Angle measurement accuracy depends on the noise ratio. In this paper, parameter values to calculate values of noise ratio used in (9)–(14) were determined to decrease RMSE values by trial and error method. Here, different relationships between the noise ratio and the angle difference described by (14) were examined. Figures 9 and 10 show the tested relationships and results of their measurement accuracy, respectively. Method 5′ used smaller noise ratio and Method 5′′ used larger noise ratio than Method 5. In Figure 10, the results obtained by Method 1 (fixed-gain method) are also shown. The RMSE values were decreased with variable-gain method in any parameter setting compared to the fixed-gain method. However, Method 5′ (smaller noise ratio) showed larger RMSE values than Method 5 for all the measurement conditions. It is considered that the influence of impact and movement accelerations was not decreased sufficiently with Method 5′ because of large value of Kalman gain (small noise ratio). On the other hand, RMSE values with Method 5′′ (larger noise ratio) were similar to that of Method 5 for almost all the measurement conditions. However, Method 5′′ has a tendency to increase RMSE values of the thigh and the shank inclination angles for the fast walking speed. Therefore, further studies on the method to determine appropriate Kalman gain are expected. In addition, this paper focused only on the error of angle calculated from acceleration signals in determination of Kalman gain. It is considered that the noise ratio also depends on magnitude of the offset drift of gyroscope. This is also required to be studied more for measurement of angles with the variable-gain Kalman filter. Finally, the proposed variable-Kalman-gain method was validated in measurement of inclination angles of lower limb segments in the sagittal plane in this paper. It is expected to show the effectiveness of the proposed method in measurement of 3 dimensional angles.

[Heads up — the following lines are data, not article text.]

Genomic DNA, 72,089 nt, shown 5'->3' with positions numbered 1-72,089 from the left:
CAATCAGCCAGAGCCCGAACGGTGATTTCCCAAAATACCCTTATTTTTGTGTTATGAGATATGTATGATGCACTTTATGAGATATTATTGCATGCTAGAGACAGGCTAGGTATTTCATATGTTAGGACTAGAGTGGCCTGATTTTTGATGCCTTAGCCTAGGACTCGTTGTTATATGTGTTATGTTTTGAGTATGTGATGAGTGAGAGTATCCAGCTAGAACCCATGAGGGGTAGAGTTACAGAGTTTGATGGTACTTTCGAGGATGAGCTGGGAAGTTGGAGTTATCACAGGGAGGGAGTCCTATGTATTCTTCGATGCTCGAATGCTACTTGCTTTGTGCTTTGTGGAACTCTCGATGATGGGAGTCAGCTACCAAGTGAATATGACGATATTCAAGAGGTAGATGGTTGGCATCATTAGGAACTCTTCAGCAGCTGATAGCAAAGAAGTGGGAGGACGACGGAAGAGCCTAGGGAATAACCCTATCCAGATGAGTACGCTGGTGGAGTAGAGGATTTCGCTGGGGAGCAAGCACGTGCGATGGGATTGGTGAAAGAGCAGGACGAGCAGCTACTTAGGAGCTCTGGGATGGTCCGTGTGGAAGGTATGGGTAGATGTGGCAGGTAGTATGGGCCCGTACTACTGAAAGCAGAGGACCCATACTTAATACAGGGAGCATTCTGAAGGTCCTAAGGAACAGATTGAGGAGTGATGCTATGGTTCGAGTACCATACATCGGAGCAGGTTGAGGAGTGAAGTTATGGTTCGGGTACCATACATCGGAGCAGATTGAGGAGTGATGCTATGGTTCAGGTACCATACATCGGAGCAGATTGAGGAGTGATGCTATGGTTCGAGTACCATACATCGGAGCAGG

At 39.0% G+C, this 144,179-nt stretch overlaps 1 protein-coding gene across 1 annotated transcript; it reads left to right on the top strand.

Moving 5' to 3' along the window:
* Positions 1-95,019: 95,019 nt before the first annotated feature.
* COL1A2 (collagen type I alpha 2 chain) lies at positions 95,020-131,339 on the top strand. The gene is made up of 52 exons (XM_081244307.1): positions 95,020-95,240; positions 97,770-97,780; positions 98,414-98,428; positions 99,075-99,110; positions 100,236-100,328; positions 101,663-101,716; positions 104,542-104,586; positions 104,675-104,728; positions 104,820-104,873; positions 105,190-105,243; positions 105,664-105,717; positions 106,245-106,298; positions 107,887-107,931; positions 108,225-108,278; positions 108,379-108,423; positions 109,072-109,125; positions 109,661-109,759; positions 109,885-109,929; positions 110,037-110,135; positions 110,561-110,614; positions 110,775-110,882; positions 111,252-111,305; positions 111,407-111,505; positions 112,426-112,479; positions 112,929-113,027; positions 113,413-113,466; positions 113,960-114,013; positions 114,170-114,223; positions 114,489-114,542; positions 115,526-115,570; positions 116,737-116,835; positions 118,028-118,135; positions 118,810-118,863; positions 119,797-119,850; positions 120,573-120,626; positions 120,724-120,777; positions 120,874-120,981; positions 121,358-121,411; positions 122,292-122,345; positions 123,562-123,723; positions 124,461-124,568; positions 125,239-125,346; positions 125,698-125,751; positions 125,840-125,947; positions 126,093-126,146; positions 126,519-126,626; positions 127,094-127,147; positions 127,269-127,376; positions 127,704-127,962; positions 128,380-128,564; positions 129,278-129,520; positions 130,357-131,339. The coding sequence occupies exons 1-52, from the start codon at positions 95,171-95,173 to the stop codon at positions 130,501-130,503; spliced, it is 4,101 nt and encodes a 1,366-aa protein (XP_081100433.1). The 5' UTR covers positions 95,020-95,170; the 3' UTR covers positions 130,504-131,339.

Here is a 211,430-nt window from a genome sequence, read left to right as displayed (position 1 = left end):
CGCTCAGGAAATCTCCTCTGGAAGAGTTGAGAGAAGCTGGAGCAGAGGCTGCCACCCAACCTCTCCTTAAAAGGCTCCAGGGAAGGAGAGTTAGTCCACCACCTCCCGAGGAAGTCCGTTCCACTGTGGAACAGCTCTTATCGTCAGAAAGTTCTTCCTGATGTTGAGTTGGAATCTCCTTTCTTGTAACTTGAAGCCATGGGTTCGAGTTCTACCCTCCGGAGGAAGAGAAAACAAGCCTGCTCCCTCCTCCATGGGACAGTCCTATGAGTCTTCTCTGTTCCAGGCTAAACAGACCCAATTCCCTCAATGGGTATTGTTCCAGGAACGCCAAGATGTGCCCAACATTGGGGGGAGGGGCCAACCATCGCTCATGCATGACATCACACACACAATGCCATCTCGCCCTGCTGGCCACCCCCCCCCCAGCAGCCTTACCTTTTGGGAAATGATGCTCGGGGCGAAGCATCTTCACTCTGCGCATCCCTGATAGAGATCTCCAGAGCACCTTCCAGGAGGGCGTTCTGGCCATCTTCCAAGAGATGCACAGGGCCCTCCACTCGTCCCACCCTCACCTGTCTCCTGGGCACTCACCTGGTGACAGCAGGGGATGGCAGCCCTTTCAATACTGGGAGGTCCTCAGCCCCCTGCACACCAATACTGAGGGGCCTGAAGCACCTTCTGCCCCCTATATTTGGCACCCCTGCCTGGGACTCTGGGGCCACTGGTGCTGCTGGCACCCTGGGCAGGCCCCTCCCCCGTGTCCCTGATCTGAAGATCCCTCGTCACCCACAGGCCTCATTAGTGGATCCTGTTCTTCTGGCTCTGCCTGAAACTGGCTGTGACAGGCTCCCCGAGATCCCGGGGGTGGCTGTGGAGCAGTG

**(a) Foot inclination angle**

**(b) Shank inclination angle**

**(c) Thigh inclination angle**

#### 6. Conclusion

In this paper, variable-gain Kalman filter was tested to improve measurement accuracy of lower limb angles during gait, in which two calculation methods of Kalman gain were compared to fixed-gain Kalman filter. In measurements of lower limb angles of healthy subjects in treadmill walking and that of angles of a rigid body model, the variable-gain method based on the angle difference proposed in this study showed the highest measurement accuracy for most of measurement conditions. In particular, the proposed variable-gain method improved significantly measurement accuracy of foot inclination angle in human gait. On the other hand, measurement results of the shank and the thigh inclination angles show slight improvement of measurement accuracy. The proposed variable-gain method was found to be effective in angle measurement with inertial sensors. The results also suggested that more accurate measurement can be realized by improving estimation accuracy of the angle difference . Further studies on this point and to find appropriate method to determine Kalman gain using the angle difference and other parameters are expected.

#### Acknowledgment

This work was supported in part by the Ministry of Education, Culture, Sports, Science and Technology of Japan under a Grant-in-Aid for Challenging Exploratory Research.

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#### Copyright

Copyright © 2013 Yuta Teruyama and Takashi Watanabe. This is an open access article distributed under the Creative Commons Attribution License, which permits unrestricted use, distribution, and reproduction in any medium, provided the original work is properly cited.